Madeline Miller who wrote Circe said in an article I read recently that when she was a child she was reading The Odyssey and she felt that she didn’t believe quite how Circe was depicted – she didn’t believe that a woman who had been so powerful would suddenly out of nowhere throw herself at the mercy of a man. If you ever have an impulse like that follow that. Retelling and revisiting myths we don’t know that well, which are often ones about women, would be a very exciting place to start, too. I would also say don’t be afraid to make it your own, make it contemporary if you want to, or be as loose as you want – for example just going with the themes. Your retelling might take place in space or gender swap. How brilliant would that be?
Audience Question: How do you go about writing your book? Do you jot down ideas before you get started?
A novel, for me, is many ideas coming together at once and melding. I have to work with them for quite a long time before they form something coherent. I work with lots of new ideas at one time and go with the flow with it and see what comes. I’m not a plotter; I like to go with the characters and see where they take me. Go with the ideas you have and start writing, and see where it takes you!
N: Can you tell us about your next project that you’re working on?
My next book is retelling a true story about a woman in medieval Ireland who was, as far as I’m aware, the first woman formally accused of witchcraft in the UK and Ireland. As with so many cases, there was really no evidence of her doing anything untoward – but she was incredibly independently wealthy, and the church at the time and one particular Bishop, didn’t like that. Everything that has been written about her has been written by that Bishop, and so I’m rewriting with her voice, exploring what her experience might have been! There are many silent voices from history, a lot of them are women. This is also a ripe place to find new stories for fiction.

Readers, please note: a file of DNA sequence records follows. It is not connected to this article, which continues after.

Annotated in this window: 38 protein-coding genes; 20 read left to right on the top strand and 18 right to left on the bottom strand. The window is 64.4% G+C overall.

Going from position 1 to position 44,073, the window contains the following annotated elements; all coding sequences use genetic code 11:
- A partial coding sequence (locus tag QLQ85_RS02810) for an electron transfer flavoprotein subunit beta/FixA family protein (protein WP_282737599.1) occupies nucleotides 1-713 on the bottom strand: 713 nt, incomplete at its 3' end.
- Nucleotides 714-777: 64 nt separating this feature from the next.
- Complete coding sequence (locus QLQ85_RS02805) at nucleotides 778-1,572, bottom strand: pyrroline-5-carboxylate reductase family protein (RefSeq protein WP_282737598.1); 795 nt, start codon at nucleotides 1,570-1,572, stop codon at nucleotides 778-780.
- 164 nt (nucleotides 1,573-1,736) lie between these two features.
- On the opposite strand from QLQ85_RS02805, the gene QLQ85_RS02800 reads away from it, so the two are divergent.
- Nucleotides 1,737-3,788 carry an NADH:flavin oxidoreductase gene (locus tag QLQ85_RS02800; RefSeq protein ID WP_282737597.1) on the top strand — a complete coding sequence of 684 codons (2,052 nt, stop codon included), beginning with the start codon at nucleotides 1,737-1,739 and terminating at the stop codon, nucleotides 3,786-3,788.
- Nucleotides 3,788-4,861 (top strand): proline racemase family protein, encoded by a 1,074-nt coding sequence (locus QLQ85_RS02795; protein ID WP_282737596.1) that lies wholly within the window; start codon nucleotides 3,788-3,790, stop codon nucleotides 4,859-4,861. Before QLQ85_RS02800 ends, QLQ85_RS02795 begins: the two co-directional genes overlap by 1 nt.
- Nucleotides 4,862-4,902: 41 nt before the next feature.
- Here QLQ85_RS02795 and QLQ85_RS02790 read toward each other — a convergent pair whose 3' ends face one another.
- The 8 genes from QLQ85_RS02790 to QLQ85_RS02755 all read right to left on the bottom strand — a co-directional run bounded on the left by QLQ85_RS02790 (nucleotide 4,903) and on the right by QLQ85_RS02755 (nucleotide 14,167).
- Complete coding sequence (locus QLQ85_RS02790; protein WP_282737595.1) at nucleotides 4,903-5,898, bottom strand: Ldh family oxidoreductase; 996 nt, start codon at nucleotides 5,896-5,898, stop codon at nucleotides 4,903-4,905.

N: It reminds me of how, for writers, writing can be an act of justice – a way of righting a wrong.
Yes. She didn’t get to speak much in her own life and hasn’t throughout history. And as women, there are so many opportunities to do that now – including by rewriting and re-examining myths and legends. So many of our stories are yet to be told.
Thanks so much Molly for answering our questions! You can find out more about Molly and The Island Child here.